The question of travel leads us directly into our next topic: the 14-quarantine required for our-of-state visitors. To first address the simplest issue here, if you and your child's other parent live in separate states, then yes that travel is still allowed. The Quarantine order is not a total prohibition on travel, and both of you may still cross state lines to transport the child back and forth according to your schedule.

 Now you may be wondering, “am I required to quarantine my child if he or she returns to Maine from New Hampshire?” I think you will find that this question does not have a concrete answer from either the courts or the Governor's office. The interpretation of this author however, is that a solid argument can be made for saying that your child is a resident of Maine, even if he or she spends half or more of his or her time in New Hampshire and is therefore exempt. And if a Court should disagree with that, the response is that it would be unconstitutional for holding you liable, because the “laws” in place are to vague to give you adequate notice of when you are breaking it. Not to mention I would be shocked in the first place to see a Court apply the requirement to children under the circumstances, but as I said there is no specific guidance as of yet.

 Recently, our office encountered a scenario which was clearly not anticipated by the Governor's office and is one which I hope does not affect too many more people for their own sake. A client who lives out of state came to Maine for an extended visit to be closer to her daughter. She wanted her daughter's father to follow the contact provisions and allow her daughter to come see her on Mother's Day. The Father, however, insisted that it would be illegal and unsafe to send the daughter to see her Mother, because Mother's Day fell within the duration of her 14 day quarantine.

 Upon examination of the relevant executive order (34 FY 19/20 “An Order Establishing Quarantine Restrictions on Travelers Arriving in Maine”) it appeared that he was right, and that there was no exception that could be applied to the order that would allow her to violate quarantine even if it was necessary to effectuate court-ordered visitation.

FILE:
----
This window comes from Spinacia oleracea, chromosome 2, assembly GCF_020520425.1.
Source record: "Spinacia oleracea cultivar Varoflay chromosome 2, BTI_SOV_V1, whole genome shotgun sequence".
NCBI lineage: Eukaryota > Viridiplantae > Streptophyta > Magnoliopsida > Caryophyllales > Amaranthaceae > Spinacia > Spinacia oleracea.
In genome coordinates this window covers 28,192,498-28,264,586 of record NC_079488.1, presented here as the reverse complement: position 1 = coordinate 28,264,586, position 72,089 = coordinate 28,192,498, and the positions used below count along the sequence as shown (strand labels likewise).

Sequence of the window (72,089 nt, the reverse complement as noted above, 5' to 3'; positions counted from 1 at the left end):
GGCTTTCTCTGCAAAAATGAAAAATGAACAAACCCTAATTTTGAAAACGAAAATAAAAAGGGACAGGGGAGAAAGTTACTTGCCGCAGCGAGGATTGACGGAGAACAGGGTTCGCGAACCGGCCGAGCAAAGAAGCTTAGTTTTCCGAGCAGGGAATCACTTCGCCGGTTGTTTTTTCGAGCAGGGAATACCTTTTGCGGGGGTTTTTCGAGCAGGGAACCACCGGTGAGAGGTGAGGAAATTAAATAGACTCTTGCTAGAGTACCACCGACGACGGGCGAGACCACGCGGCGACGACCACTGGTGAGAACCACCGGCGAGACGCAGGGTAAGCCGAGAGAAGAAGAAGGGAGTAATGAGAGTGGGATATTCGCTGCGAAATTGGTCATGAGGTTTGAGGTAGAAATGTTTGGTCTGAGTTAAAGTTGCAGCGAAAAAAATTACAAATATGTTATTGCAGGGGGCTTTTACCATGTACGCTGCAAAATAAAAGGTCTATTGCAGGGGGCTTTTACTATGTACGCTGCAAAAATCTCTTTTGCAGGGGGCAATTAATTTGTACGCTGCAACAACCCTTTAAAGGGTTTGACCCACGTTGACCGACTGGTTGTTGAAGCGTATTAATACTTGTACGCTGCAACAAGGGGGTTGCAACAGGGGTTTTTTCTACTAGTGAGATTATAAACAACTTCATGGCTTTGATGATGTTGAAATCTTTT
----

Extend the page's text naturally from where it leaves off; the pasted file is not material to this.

At least until we asked the seemingly obvious question, what is a quarantine? Lo and behold, it turns out that Executive Order 34 contains a provision which states “Guidance for self-quarantine may be made available by the Maine Center for Disease Control and Prevention.” A review of Maine's CDC website revealed guidance on what a quarantine is, which can be found here on page 12. According to the Maine CDC, whether you are quarantining or self-isolating, you should:

  • Stay home
  • Limit the number of visitors in your home
  • Avoid contact with others, especially those who are at high rise of severe COVID-19 illness
  • Keep a distance of 6 feet from other people

 Given the language contained above, particularly the part about limiting rather than eliminating visitors, we determined that the client's daughter could indeed legally come visit her for Mother's Day. Not to mention, when employing proper precautions, it could be done so safely as well.

What About the Other Parent?

Unfortunately, even armed with the knowledge contained above, the other parent may still choose to not cooperate with you. In such a situation, you are completely dependent on the Courts to enforce the law. The problem there, is that the Courts thus far have proven to be completely unwilling to enforce justice for Maine's parents. More on that later.

About the Author

Ian M. L'Heureux

Ian L'Heureux is originally from Sanford, Maine and graduated from Norwich University, The Military College of Vermont, in 2014 with a Bachelor of Arts in Political Science. Afterwards, he worked for a year as a Juvenile Program Worker at Long Creek Youth Development Center before entering the Un...